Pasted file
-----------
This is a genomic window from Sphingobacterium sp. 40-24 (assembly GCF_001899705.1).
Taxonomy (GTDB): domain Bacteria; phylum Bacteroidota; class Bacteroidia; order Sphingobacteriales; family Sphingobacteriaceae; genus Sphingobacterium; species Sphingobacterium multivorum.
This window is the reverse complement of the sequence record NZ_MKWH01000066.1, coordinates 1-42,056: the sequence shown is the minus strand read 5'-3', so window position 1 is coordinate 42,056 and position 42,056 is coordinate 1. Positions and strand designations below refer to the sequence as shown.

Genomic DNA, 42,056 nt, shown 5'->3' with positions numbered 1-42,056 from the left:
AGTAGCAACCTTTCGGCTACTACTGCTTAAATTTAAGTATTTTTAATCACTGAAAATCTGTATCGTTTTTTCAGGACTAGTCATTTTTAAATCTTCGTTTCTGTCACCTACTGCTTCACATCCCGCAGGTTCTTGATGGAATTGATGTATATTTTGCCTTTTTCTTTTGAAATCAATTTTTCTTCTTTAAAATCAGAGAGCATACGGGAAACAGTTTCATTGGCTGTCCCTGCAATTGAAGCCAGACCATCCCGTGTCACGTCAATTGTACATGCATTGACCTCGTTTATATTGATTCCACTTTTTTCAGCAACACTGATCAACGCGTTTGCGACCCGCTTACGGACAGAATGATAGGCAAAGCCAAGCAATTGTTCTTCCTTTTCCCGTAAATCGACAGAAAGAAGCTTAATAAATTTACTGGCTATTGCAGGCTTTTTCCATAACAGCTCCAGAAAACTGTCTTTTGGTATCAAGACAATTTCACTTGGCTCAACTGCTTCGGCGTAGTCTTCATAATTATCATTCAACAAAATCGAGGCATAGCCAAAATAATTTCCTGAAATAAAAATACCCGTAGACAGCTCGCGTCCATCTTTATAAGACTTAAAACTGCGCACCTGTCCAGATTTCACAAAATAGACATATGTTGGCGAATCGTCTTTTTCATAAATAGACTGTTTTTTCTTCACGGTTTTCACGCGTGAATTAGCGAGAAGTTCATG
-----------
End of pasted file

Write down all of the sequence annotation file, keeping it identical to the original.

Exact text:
This is a genomic window from Sphingobacterium sp. 40-24 (assembly GCF_001899705.1).
Taxonomy (GTDB): domain Bacteria; phylum Bacteroidota; class Bacteroidia; order Sphingobacteriales; family Sphingobacteriaceae; genus Sphingobacterium; species Sphingobacterium multivorum.
This window is the reverse complement of the sequence record NZ_MKWH01000066.1, coordinates 1-42,056: the sequence shown is the minus strand read 5'-3', so window position 1 is coordinate 42,056 and position 42,056 is coordinate 1. Positions and strand designations below refer to the sequence as shown.

Genomic DNA, 42,056 nt, shown 5'->3' with positions numbered 1-42,056 from the left:
AGTAGCAACCTTTCGGCTACTACTGCTTAAATTTAAGTATTTTTAATCACTGAAAATCTGTATCGTTTTTTCAGGACTAGTCATTTTTAAATCTTCGTTTCTGTCACCTACTGCTTCACATCCCGCAGGTTCTTGATGGAATTGATGTATATTTTGCCTTTTTCTTTTGAAATCAATTTTTCTTCTTTAAAATCAGAGAGCATACGGGAAACAGTTTCATTGGCTGTCCCTGCAATTGAAGCCAGACCATCCCGTGTCACGTCAATTGTACATGCATTGACCTCGTTTATATTGATTCCACTTTTTTCAGCAACACTGATCAACGCGTTTGCGACCCGCTTACGGACAGAATGATAGGCAAAGCCAAGCAATTGTTCTTCCTTTTCCCGTAAATCGACAGAAAGAAGCTTAATAAATTTACTGGCTATTGCAGGCTTTTTCCATAACAGCTCCAGAAAACTGTCTTTTGGTATCAAGACAATTTCACTTGGCTCAACTGCTTCGGCGTAGTCTTCATAATTATCATTCAACAAAATCGAGGCATAGCCAAAATAATTTCCTGAAATAAAAATACCCGTAGACAGCTCGCGTCCATCTTTATAAGACTTAAAACTGCGCACCTGTCCAGATTTCACAAAATAGACATATGTTGGCGAATCGTCTTTTTCATAAATAGACTGTTTTTTCTTCACGGTTTTCACGCGTGAATTAGCGAGAAGTTCATG